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## Main Question or Discussion Point

So we know that we typically have to use epsilon delta proofs for determining a limit of a multivariable function because there are infinite paths. But can we use removable discontinuities to prove a limit?

Say we want to evaluate the lim( x^2-y^2)/(x+y) as (x,y)->(0,0).

we can factor as follows (x-y)(x+y)/(x+y)

the x+y cancel and we are left with x-y

lim (x-y)=0 as (x,y)->(0,0) since x-y is clearly continuous a continuous function along any path.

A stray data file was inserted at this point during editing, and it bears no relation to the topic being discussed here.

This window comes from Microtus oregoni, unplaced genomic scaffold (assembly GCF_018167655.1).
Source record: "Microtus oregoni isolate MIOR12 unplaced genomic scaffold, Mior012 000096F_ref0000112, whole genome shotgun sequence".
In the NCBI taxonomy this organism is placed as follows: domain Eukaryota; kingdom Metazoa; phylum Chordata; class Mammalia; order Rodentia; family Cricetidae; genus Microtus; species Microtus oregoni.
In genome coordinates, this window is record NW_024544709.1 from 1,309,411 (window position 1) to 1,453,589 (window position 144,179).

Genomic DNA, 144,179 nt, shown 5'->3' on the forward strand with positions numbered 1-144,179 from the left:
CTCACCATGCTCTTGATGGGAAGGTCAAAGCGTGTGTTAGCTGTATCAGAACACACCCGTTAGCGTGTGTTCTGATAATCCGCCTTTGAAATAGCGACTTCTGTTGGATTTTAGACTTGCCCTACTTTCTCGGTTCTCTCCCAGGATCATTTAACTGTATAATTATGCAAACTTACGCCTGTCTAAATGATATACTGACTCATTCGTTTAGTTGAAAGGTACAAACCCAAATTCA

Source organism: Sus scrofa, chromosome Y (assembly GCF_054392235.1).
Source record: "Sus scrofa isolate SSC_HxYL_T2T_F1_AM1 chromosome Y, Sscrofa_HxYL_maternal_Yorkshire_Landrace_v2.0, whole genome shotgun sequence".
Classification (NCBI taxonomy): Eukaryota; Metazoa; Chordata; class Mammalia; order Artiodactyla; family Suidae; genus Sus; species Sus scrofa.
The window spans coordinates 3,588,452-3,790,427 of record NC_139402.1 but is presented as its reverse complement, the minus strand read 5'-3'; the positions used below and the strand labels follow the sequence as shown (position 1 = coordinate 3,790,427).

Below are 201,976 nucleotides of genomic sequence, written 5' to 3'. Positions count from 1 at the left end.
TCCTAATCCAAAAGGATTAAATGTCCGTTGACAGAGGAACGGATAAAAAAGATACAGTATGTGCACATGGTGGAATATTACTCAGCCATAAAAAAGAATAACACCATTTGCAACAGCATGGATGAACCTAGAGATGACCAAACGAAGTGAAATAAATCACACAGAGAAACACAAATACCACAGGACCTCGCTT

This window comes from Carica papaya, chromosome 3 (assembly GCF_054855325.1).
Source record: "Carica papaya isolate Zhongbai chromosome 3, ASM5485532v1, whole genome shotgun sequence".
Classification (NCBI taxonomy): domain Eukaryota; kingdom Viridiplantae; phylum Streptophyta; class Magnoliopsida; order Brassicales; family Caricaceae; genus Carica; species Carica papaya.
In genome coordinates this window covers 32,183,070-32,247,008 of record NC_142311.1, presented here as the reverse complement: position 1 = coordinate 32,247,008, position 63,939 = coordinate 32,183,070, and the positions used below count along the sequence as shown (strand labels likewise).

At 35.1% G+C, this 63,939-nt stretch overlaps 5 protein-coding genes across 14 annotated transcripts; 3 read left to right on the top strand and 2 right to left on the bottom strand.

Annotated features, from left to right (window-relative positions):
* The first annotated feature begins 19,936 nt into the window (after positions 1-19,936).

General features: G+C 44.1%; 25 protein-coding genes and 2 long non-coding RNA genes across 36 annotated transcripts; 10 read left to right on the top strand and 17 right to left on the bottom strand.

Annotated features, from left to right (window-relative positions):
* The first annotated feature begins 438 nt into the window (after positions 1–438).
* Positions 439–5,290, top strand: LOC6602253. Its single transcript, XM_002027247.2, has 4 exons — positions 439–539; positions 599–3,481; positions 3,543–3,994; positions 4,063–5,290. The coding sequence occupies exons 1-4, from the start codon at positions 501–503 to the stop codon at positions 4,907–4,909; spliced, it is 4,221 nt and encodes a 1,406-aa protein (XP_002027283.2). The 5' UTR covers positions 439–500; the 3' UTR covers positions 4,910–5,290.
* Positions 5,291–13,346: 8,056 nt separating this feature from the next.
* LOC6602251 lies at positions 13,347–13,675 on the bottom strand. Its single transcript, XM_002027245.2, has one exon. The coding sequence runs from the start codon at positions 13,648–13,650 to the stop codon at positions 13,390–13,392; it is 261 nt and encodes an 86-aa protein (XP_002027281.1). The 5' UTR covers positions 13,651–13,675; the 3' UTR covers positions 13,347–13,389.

Does this work?

What about the path y=-x? Is that entire line a removable discontinuity?

Say we want to evaluate the lim( x^2-y^2)/(x+y) as (x,y)->(0,0).

we can factor as follows (x-y)(x+y)/(x+y)

the x+y cancel and we are left with x-y

lim (x-y)=0 as (x,y)->(0,0) since x-y is clearly continuous a continuous function along any path.

Does this work?

What about the path y=-x? Is that entire line a removable discontinuity?